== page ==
Animals are getting fatter, too

Is something in the environment making everyone -- animals and humans -- gain weight?

Nov 24, 2010
Carrie Arnold
Obesity levels have risen dramatically in research animals and others living close to humans, suggesting environmental factors are encouraging everyone to gain weight, according to new findings in the linkurl:Proceedings of the Royal Society B.;http://rspb.royalsocietypublishing.org/content/early/2010/11/19/rspb.2010.1890.abstract
Obese mouse, linkurl:ornl.gov;http://www.csm.ornl.gov/SC99/GENwall.html
"These results show that the obesity epidemic is not as simple as people might think," said linkurl:Jennifer Kuk,;http://www.yorku.ca/health/people/index.php?dept=K&mid=645785 a biologist who studies obesity at York University in Canada and was not involved with the study. It's no secret that obesity has become an epidemic in humans -- among American adults, nearly one in three is obese, defined as having a Body Mass Index (BMI) greater than 30. Researchers have pointed their fingers at everything from a lack of physical activity to the highly processed foods that so many of us eat.But what if something in the environment was at least partly to blame, as well? To investigate, linkurl:David Allison,;http://www.soph.uab.edu/ssg/people/davidallison a statistical geneticist at the University of Alabama, Birmingham, and his colleagues gathered data on body weights of more than 20,000 adult animals from 24 populations of 8 different species from around North America. The authors included only those mammals for which there were two weight measurements in the past 50 years, and whose weight was not deliberately manipulated as part of research or a livestock feeding program. All 24 populations of animals, which ranged from primates housed in research facilities to feral rats living in the greater Baltimore area, showed significant increases in body weight. Average body weights of captive chimpanzees increased at a rate of 33 percent each decade, and 9 percent per decade in captive marmosets. Laboratory mice got 12 percent fatter every ten years, laboratory rats did by 3 percent; the average body mass of Baltimore's feral rats increased by almost 7 percent each decade. And house pets were no exception, either. The average weight of cats increased by almost 10 percent each decade, while dogs' weights increased by 3 percent every decade.Not only did body weight increase significantly, but so did the chances than an animal would be obese. In 23 out of the 24 populations, animals were more likely to be obese -- defined as weight above the 85th percentile at the initial time-point -- at the second time-point than at the first. What's more, the increased body weights and increased likelihood of obesity were found even in animals whose diets and physical activity levels were known to be the same throughout the study period. So if dietary changes and energy imbalance weren't responsible for the rise in obesity, said Allison, it may be some environmental factor."If we're seeing these trends in other mammals, it shows that there must be another explanation" besides the main culprits of inertia and poor diet, Kuk said.Of course, some animals -- such as research animals -- could be eating more and exercising less just as we are. Allison acknowledged that this is likely possible, but noted that scientists have records of exactly what research animals were fed, and housing conditions haven't changed much in the past 50 years. Environmental toxins and viruses are at the top of Allison's list of potential suspects. Several studies have linked endocrine disruptors such as bisphenol A (BPA) and some tin-containing compounds to increased body mass. Infections by viruses, specifically a type of the common cold-causing adenovirus, have also been linked to significantly increased body mass. "We've got to really open our minds to thinking about some other things," Allison said. He emphasized that diet and exercise are still key factors in why people and animals gain weight, but "we clearly now have evidence that things outside this realm can shift the body weight distributions of an entire population."Klimentidis Y, et al. "Canaries in the coal mine: a cross-species analysis of the plurality of obesity epidemics." Proc R Soc B. linkurl:doi: 10.1098/rspb.2010.1890;http://rspb.royalsocietypublishing.org/content/early/2010/11/19/rspb.2010.1890.abstract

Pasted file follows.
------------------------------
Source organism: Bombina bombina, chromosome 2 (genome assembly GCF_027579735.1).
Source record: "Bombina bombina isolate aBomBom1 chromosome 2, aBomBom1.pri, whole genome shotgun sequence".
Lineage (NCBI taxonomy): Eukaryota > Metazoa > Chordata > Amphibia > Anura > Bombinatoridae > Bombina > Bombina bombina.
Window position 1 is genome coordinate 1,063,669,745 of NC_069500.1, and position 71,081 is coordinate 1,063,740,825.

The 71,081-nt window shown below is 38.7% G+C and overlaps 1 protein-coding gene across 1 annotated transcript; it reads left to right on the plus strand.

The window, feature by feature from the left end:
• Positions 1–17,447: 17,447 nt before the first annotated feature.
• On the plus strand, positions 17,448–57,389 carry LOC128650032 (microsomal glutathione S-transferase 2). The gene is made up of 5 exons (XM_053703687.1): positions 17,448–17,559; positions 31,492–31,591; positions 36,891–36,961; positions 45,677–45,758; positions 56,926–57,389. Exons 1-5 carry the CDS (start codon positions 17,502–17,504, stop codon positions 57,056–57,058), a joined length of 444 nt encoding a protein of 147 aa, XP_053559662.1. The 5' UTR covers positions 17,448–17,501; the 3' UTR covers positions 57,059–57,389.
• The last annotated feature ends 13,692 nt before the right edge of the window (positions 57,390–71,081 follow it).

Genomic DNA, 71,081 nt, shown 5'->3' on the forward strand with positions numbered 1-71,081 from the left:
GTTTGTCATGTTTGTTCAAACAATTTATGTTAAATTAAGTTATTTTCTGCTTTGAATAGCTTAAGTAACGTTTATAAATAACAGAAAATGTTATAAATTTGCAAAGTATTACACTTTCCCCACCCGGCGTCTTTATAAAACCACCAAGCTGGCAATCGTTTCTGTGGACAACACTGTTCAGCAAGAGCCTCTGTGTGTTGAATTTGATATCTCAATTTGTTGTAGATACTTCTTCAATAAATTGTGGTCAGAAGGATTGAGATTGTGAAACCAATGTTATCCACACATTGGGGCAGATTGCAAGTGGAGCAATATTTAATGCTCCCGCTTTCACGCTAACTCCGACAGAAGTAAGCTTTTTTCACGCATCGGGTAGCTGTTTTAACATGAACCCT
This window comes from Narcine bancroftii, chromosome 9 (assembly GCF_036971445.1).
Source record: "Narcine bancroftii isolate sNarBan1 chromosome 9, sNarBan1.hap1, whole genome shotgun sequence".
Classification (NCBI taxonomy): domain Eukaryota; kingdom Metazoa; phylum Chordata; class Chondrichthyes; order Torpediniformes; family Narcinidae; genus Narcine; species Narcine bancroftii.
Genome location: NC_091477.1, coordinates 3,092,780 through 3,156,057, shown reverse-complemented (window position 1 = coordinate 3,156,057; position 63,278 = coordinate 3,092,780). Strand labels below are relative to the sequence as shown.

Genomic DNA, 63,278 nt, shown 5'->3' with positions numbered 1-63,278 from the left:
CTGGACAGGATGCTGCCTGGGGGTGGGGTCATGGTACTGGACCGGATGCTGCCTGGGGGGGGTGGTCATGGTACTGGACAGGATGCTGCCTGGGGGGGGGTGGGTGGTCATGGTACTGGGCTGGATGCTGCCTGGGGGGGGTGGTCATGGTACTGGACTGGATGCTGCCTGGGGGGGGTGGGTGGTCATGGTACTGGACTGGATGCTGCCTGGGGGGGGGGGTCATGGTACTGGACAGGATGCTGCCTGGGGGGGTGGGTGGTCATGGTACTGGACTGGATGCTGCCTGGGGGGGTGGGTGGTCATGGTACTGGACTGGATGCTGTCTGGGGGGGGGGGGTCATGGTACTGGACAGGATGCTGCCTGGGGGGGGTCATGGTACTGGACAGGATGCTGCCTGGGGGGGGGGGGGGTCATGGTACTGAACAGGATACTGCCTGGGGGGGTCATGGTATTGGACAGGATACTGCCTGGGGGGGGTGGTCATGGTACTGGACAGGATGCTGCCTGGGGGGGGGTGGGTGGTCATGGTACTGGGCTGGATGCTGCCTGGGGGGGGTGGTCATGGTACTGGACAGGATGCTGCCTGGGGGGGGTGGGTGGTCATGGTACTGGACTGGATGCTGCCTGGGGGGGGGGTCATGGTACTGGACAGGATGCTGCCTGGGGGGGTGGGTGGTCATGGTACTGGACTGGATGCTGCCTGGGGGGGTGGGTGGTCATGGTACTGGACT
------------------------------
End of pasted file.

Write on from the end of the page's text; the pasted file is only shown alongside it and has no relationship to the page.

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[1st September 2006]